New Look has axed nearly 400 store management roles following a redundancy consultation which affected 1,000 staff, Retail Week can reveal.
The fashion chain said it undertook the consultation in an effort to rebalance the levels of senior and junior staff in its branches.
Around 390 people including deputy store managers and sales managers were made redundant, while 430 were retained.
Around 100 staff resigned, mainly comprised of natural churn and short-term staff who had not been with the retailer long enough to benefit from redundancy packages.
Another 20 took ‘deferred redundancy’, meaning that they have been made redundant but are at present covering a vacancy such as maternity leave.
New Look, which employs almost 19,000 people globally, is now poised to recruit around 250 supervisors. These will mostly come from outside the business as New Look initially sought to hire from the pool of 390 redundant staff.
A New Look spokeswoman said: “Following a review launched last year, we completed a consultation process over the summer with affected staff so we could assess the level of management roles in our UK and Republic of Ireland stores.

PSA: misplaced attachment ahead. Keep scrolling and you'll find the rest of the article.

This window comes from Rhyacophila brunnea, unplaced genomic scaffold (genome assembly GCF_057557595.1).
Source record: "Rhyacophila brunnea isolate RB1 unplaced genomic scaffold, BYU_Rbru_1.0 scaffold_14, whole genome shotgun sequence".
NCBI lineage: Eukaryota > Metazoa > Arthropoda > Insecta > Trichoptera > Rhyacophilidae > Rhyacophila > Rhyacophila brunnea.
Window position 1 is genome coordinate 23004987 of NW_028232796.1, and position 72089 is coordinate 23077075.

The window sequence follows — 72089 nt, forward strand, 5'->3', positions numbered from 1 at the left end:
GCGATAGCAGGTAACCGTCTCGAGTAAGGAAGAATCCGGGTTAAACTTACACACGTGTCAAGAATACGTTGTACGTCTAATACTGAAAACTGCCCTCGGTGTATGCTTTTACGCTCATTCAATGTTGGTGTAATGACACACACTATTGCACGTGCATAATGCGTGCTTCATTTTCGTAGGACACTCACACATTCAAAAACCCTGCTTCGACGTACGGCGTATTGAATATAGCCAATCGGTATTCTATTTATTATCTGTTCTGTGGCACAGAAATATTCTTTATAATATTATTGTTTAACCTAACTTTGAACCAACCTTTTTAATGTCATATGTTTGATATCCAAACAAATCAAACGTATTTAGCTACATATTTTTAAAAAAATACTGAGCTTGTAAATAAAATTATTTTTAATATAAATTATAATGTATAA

“We carried this out to simplify and improve the management structure across our UK and Republic of Ireland store estate so that we are better placed to meet the needs of our customers.
“We worked closely with all of the affected staff to inform of the proposed changes and to consult on potential options for continuing their employment with us.”
The redundancies come during a period of intense upheaval at the value-focused fashion retailer, during which former executive chairman Alistair McGeorge has returned to a management position and other senior executives, including chief executive Anders Kristiansen, have departed.
Under Kristiansen’s leadership New Look flourished as it expanded into China and launched standalone menswear stores while womenswear went from strength to strength.
But that came to an abrupt end in 2016, and New Look has since racked up negative quarter after negative quarter.
The business suffered a 31.8% slump in adjusted EBITDA to £155m in the year to March 25 as like-for-like sales in its core UK business tumbled 6.8%.
The job losses at New Look are the latest to hit retail. Last week Sainsbury’s revealed 2,000 roles would be axed across HR and payroll.